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Economic growth in developed countries slowed sharply in the first three months of 2017, as the U.S., the U.K. and France experienced weak starts to a year that is widely expected to yield an acceleration of the global recovery.
Axar.az reports citing Wall Street Journal.
The Organization for Economic Co-operation and Development on Monday said the combined economic output of its 35 members during the first quarter was 0.4% higher than in the final three months of 2016, a slowdown from the 0.7% rate of growth recorded at the end of last year.
The slowdown underlines the still anemic nature of the recovery from the global financial crisis and the recession that followed. The weakening of growth was largely due to the U.S., which has regularly recorded tepid first quarters over recent years.
While the U.K. and France also saw first-quarter slowdowns, they were partly offset by pickups in Germany and Japan.
The first quarter slowdown across developed economies isn’t expected to persist through the rest of 2017, with the Federal Reserve Bank of Atlanta’s measure of U.S. economic growth pointing to a sharp rebound in the second quarter, while available indicators of activity for the U.K. and France point to more modest revivals. It is therefore unlikely to affect the policy decisions of the leading central banks over coming months.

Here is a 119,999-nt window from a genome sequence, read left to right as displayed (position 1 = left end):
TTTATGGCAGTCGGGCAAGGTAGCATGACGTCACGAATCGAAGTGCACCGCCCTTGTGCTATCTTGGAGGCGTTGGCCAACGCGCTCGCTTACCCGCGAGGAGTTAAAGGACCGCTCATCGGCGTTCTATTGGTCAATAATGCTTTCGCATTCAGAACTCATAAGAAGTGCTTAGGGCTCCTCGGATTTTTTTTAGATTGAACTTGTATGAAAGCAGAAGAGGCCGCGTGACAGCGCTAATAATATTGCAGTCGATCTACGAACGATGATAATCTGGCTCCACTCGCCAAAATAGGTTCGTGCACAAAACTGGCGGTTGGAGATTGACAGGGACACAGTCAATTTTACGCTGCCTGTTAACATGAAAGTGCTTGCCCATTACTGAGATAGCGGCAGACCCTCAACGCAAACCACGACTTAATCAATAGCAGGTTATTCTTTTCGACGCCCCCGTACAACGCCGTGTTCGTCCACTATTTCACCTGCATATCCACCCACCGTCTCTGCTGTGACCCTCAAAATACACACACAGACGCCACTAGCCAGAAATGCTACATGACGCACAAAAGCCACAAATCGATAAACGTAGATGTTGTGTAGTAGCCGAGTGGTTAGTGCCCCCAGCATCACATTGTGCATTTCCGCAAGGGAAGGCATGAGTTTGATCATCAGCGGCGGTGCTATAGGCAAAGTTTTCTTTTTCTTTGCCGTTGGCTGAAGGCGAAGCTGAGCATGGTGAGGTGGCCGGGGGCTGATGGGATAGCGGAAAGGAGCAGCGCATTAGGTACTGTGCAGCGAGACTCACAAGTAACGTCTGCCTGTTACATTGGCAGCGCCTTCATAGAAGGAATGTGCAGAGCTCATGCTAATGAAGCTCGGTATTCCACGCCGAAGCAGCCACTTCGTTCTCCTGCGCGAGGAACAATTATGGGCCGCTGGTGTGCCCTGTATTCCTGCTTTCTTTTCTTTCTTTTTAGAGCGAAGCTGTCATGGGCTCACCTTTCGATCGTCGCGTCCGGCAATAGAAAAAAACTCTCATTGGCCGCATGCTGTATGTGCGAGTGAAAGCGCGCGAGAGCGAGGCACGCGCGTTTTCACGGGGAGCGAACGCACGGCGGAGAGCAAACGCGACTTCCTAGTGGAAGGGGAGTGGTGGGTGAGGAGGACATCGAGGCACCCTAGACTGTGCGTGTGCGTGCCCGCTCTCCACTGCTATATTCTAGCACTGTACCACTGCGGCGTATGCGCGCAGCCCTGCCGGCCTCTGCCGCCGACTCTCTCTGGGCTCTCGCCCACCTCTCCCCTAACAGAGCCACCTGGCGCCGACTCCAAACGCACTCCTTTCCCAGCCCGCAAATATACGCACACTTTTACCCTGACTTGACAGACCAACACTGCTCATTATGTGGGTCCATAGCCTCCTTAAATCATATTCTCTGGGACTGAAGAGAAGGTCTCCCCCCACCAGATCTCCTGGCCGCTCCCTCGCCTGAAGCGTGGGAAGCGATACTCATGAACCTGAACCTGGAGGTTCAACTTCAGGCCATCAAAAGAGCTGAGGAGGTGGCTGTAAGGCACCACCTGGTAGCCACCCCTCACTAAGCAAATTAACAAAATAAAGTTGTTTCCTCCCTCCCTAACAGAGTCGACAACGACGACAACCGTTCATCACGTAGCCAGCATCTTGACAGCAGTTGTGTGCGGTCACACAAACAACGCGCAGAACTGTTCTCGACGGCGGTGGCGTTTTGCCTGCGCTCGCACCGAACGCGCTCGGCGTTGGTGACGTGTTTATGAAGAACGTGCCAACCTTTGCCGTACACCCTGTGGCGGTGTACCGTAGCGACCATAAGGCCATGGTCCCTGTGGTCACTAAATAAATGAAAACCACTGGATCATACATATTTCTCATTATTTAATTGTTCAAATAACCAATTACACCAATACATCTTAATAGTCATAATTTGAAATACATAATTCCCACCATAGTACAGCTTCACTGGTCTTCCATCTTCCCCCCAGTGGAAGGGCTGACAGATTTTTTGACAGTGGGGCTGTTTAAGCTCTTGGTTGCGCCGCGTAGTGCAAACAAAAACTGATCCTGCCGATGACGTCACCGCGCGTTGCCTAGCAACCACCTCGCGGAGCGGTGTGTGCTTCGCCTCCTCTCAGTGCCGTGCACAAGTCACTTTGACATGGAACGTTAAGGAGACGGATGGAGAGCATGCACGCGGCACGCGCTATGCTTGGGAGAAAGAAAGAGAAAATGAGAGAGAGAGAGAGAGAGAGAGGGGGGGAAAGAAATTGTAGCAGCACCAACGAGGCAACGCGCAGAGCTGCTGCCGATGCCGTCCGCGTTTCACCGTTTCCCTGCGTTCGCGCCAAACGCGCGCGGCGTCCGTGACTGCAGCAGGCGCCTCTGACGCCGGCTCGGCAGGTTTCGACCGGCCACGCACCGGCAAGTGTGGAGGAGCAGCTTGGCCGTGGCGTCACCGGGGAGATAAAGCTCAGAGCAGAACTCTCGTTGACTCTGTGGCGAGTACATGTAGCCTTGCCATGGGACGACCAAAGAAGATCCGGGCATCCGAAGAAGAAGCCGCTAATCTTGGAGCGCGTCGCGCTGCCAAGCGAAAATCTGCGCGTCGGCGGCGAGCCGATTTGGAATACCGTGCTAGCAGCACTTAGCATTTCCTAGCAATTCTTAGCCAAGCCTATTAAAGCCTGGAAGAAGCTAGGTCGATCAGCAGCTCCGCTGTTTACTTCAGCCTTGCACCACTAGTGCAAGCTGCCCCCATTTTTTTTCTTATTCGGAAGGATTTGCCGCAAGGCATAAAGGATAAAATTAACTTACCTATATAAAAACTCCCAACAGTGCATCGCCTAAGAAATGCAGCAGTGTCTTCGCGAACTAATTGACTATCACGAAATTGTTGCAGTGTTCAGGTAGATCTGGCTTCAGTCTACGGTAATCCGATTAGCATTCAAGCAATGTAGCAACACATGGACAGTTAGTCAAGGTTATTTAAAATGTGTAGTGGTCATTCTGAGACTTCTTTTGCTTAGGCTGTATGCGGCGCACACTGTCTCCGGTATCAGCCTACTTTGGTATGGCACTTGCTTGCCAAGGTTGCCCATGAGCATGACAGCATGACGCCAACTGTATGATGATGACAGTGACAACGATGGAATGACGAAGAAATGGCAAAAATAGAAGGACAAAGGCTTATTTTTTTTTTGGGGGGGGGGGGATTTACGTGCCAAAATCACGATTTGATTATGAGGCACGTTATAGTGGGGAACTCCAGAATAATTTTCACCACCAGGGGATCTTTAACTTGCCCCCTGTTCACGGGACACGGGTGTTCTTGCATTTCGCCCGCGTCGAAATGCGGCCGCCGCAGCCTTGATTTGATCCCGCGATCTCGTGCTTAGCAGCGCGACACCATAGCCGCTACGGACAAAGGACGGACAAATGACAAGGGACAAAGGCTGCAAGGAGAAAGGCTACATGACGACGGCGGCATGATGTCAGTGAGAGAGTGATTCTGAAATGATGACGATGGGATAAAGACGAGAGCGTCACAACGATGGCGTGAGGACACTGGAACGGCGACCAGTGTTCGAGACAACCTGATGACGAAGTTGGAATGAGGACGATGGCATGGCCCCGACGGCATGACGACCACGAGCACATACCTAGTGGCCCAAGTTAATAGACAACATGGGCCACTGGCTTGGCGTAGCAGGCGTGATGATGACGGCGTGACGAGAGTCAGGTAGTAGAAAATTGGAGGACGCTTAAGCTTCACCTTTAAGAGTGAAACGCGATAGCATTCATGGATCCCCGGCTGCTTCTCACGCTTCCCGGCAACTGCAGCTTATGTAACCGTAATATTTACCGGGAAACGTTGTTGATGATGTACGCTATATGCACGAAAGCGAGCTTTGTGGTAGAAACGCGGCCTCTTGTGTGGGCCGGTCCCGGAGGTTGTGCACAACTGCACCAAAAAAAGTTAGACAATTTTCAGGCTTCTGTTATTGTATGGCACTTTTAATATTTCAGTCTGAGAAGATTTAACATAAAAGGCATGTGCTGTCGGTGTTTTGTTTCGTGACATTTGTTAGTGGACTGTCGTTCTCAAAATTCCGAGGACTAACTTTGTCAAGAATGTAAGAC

A number of international bodies have recently raised their global growth forecasts for this year, seeing signs of stronger trade flows and investment spending. The International Monetary Fund now expects the world economy to grow by 3.5% in 2017, having previously forecast a 3.4% expansion. If realized, that would be the fastest expansion in five years.
However, economists caution that the scale of the anticipated pickup will partly depend on the Trump administration’s ability to deliver on promises of a tax overhaul and infrastructure spending, while trade frictions and China’s debt problems could derail it entirely.
2017.05.22 / 18:14